question about Overseas chrono....

As I saw in another forum i will like to know your opinions on leaving the chrono running 24/7.

I like to see that seconds hand movequestion about Overseas chrono........but is it good for the reliability of the watch?? 

I'm curious of your expert coments...


Re: question about Overseas chrono....
12/11/2007 - 19:26

In general, for an automatic watch, to preserve the exactitude of the hour, it's recommended to keep the watche into a watchwinder or on the wrist!

The movement is consequently requested more and it wears more quickly.

spoke to a watchmaker (not at VC) who told me that having the chrono
12/11/2007 - 22:40

running 24/7 would lead to premature wear on the movement parts, there could also be a loss in amplitude in the long term causing loss in accuracy.

I am not sure it is true in this instance
12/12/2007 - 01:46

Oveseas uses F.P 185 chrono movement which is a vertical clutch construction. With vertical clutch, the chrono second wheel is always turning anyway. The clutch engages or disengages the chrono hand and no additional wear when the hand is engaged. Actually it loses some amplitude when the hand is NOT running due to friction by the vertical clutch to stop the second hand.  Rolex's new chrono in Daytona is also of vertical clutch design, so is the movement used in PP 5960 and 5980.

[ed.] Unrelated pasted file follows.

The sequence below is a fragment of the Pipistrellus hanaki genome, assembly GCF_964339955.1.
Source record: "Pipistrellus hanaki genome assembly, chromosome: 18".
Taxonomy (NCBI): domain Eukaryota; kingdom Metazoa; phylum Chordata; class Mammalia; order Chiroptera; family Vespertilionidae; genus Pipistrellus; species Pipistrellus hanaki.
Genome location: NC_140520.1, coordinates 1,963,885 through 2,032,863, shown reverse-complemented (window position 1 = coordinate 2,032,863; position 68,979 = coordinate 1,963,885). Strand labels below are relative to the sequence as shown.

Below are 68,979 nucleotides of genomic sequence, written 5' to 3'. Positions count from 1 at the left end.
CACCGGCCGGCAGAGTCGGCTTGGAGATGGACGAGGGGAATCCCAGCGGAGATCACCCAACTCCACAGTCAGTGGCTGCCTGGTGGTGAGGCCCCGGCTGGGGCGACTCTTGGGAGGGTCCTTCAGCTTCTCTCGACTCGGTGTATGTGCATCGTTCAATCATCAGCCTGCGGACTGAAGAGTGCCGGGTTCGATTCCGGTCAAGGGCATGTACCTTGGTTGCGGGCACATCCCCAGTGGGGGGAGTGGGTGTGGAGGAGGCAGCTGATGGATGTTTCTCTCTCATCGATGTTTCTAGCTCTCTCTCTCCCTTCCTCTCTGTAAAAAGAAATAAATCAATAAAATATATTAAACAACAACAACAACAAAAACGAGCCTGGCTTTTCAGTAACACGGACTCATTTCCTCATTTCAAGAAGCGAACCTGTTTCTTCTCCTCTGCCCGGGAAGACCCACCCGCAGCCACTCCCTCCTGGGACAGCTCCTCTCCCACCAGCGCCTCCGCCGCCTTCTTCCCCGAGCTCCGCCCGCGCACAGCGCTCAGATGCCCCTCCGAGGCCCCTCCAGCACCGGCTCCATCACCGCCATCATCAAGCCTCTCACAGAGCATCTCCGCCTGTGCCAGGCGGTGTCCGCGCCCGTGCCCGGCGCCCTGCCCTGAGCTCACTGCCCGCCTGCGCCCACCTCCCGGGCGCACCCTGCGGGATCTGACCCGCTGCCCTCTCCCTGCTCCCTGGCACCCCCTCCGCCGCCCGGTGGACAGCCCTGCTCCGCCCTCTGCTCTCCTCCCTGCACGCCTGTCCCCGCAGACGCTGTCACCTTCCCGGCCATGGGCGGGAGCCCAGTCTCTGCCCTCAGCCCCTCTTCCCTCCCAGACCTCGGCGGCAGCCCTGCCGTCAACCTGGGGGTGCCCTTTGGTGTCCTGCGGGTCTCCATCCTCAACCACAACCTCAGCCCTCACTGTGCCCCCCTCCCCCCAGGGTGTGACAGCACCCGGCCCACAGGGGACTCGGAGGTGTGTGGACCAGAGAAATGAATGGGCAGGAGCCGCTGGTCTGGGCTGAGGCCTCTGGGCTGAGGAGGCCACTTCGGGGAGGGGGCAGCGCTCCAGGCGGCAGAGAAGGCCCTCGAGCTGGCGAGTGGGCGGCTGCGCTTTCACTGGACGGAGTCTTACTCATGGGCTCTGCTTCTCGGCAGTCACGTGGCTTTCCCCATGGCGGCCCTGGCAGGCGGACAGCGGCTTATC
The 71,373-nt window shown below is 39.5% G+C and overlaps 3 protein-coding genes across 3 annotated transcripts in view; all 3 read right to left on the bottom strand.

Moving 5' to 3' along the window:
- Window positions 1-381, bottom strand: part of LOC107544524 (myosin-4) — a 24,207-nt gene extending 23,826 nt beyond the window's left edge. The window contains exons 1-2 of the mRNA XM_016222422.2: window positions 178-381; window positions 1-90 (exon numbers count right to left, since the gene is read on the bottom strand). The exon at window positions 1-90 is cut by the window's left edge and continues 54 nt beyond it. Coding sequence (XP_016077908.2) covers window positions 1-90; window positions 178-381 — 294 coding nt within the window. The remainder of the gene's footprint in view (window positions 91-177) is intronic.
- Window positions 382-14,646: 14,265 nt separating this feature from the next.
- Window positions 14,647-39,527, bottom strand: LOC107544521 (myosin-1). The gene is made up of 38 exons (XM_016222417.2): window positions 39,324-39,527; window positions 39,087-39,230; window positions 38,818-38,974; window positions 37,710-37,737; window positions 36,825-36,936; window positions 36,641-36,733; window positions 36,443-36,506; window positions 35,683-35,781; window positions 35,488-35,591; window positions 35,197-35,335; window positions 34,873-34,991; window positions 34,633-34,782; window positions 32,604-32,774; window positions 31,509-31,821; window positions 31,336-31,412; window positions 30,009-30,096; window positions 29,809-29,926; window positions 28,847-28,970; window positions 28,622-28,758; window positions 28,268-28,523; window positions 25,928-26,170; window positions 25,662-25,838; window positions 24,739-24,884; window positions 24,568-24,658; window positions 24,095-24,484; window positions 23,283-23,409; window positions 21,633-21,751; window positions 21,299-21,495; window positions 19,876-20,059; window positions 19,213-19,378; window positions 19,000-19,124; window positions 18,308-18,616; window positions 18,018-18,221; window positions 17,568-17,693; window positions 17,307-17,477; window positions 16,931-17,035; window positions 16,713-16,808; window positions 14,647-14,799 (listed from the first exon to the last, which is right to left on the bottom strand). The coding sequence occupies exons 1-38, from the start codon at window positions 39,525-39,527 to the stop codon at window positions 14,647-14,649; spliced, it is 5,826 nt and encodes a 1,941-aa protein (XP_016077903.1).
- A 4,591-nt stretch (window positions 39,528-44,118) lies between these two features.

With Malte chrono which uses a lateral clutch design, it is not recommanded to run chrono constantly due to extra wear and loss of amplitude when the chrono is engaged.  My Les Historique actually slows down if the chrono is running for an extended amount of time.

I also spoke to a watchmaker who was of the same opinion...
12/12/2007 - 04:49

that it would unnecessarily lead to premature wear and tear on parts.  He said the chrono function should be used when needed, but he did not feel it was good to leaving it running 24/7 simply so a person can see all the hands move. 

Best regards,


Re: spoke to a watchmaker (not at VC) who told me that having the chro
12/12/2007 - 21:35

Hi Alex,

While there are different implementations, with varying effects, it is my opinion that you shouldn't run the chrono 24/7.  That is, some chronos may show minimal additional wear and some may show greater wear depending on their construction if used continuously, but there will be premature wear nonetheless.   To be more specific, the "playing" with the chronograph will certainly cause premature wear to the functional faces of levers, hammers, correctors, jumpers, etc. on any chronograph.  And, while I have not put this to the test, I would imagine the power reserve could suffer if the chrono was to run continuously.  Regarding amplitude issues, these are real when speaking of non vertical clutch chronos, which is to say, most mechanical chronographs.  The greatest cause of premature wear in a chronograph is when it isn't adjusted properly - whether from the factory, after-sales service, or by an independent watchmaker.

It is a safe bet to follow the given manufacturers guidelines for the use of their watches.



fantastic Curtis! Thank you for the enlightening explanation (nt)
12/12/2007 - 22:25


Re: question about Overseas chrono....
12/11/2007 - 23:54

thanks...if I understand well it's better to slow down the use of the chrono function, sorry to heard that!

I heard that only Daytona 4130 Rolex is able to be running all time without damaging the mecanism...